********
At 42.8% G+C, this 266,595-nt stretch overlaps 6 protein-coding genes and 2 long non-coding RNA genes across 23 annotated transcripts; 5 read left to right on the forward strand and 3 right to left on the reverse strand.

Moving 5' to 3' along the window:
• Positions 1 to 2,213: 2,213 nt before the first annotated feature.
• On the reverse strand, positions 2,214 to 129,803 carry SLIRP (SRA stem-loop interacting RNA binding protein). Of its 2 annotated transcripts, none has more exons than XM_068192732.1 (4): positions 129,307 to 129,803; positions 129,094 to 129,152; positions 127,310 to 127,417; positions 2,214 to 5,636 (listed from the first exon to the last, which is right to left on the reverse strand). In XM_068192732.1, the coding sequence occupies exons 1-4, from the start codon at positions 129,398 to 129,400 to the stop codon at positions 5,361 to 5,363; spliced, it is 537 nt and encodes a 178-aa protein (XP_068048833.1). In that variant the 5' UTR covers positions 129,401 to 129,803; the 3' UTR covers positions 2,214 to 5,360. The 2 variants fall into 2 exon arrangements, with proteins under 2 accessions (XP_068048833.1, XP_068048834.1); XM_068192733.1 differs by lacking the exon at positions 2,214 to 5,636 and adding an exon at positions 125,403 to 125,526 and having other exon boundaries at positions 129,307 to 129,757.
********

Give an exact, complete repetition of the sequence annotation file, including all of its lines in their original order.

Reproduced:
At 42.8% G+C, this 266,595-nt stretch overlaps 6 protein-coding genes and 2 long non-coding RNA genes across 23 annotated transcripts; 5 read left to right on the forward strand and 3 right to left on the reverse strand.

Moving 5' to 3' along the window:
• Positions 1 to 2,213: 2,213 nt before the first annotated feature.
• On the reverse strand, positions 2,214 to 129,803 carry SLIRP (SRA stem-loop interacting RNA binding protein). Of its 2 annotated transcripts, none has more exons than XM_068192732.1 (4): positions 129,307 to 129,803; positions 129,094 to 129,152; positions 127,310 to 127,417; positions 2,214 to 5,636 (listed from the first exon to the last, which is right to left on the reverse strand). In XM_068192732.1, the coding sequence occupies exons 1-4, from the start codon at positions 129,398 to 129,400 to the stop codon at positions 5,361 to 5,363; spliced, it is 537 nt and encodes a 178-aa protein (XP_068048833.1). In that variant the 5' UTR covers positions 129,401 to 129,803; the 3' UTR covers positions 2,214 to 5,360. The 2 variants fall into 2 exon arrangements, with proteins under 2 accessions (XP_068048833.1, XP_068048834.1); XM_068192733.1 differs by lacking the exon at positions 2,214 to 5,636 and adding an exon at positions 125,403 to 125,526 and having other exon boundaries at positions 129,307 to 129,757.